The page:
For me, that is ancient … I can start at the very beginning, which is before the hard disk even existed.

I wondered the other day, just how many of our bright young generation, actually know what a “floppy disk” was or is? And this lead me to write this blog so that we can remember the “good ole days,” the days of the vinyl 78’s, Betamax and a shiny 62 Chevy … well, actually I digress, I am really not THAT old … I just wanted to see if you were paying attention.

So let’s get back to the floppy disk. The very first floppy disk I saw was in 1976, so there you go, I really aged myself there didn’t I?

Anyway, in 1976, I remember being amazed at the floppy disk. I was still in school, and I spent my early days playing with everything that remotely resembled a technical toy, and of course, any computer that I could find and dismantle, to figure out how it worked and sometimes didn’t, after breaking more than a few. But it was worth it, and it was very educational, just an expensive hobby at the time. It was good I found a job collecting old bike parts and building bikes to sell, because I am pretty sure after about five broken computers, my parents would have given up funding that exercise. I am certain that they would never have understood that to “fix” a computer there was a need to open them up and look inside, and sometimes even “break” them.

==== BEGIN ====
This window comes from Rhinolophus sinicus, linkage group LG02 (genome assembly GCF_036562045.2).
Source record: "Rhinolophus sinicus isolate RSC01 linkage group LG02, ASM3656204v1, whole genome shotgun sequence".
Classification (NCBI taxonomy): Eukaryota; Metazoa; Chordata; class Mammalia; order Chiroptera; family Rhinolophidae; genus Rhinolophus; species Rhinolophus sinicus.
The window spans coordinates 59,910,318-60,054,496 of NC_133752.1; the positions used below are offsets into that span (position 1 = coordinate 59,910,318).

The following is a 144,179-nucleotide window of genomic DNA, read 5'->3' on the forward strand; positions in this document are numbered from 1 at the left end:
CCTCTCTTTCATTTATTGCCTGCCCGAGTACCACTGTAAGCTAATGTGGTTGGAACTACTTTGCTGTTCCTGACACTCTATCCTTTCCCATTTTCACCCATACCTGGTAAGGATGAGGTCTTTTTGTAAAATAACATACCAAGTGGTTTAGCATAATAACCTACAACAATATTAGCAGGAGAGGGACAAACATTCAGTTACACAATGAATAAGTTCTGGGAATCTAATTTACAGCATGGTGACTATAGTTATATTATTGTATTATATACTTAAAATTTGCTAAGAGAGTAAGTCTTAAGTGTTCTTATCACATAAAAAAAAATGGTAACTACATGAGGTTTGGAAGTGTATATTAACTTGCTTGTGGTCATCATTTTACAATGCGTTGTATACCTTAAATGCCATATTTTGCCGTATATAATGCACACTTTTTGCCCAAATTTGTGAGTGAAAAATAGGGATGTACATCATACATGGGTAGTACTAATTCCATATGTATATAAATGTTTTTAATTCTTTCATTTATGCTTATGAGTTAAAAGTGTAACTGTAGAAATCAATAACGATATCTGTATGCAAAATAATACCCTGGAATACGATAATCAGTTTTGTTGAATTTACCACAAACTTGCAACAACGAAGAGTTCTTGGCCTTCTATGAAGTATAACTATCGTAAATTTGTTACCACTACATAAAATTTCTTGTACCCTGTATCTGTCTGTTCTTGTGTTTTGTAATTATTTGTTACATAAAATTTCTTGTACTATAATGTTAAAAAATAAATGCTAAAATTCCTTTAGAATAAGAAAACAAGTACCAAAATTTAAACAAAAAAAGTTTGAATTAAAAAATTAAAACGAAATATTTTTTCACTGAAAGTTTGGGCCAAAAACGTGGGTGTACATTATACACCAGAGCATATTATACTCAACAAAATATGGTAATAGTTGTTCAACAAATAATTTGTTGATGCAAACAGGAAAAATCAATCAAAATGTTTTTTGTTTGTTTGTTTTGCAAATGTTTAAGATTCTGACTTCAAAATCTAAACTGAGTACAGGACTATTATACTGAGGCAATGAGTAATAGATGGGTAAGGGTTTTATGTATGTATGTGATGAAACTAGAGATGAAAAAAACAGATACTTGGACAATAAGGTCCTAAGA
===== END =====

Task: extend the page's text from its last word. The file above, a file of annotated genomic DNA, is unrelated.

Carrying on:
Anyway, I had some good grounding in the early days, I had worked with punch tape before floppy disks, and in the days when I really had nothing to impress the girls, there was always my fallback trick, of actually being able to look at eight holes on a paper tape, and tell them what letter it was…I don’t say this to impress because back then that’s all I had! – but to tell you that in the beginning, there were eight holes. Those eight holes, in all combinations, represented all of the characters of a typewriter and more, some special characters that told the computer that the girls fed the paper tapes into could “read.” Now pay attention, this is not the boring bit, this is the beginning….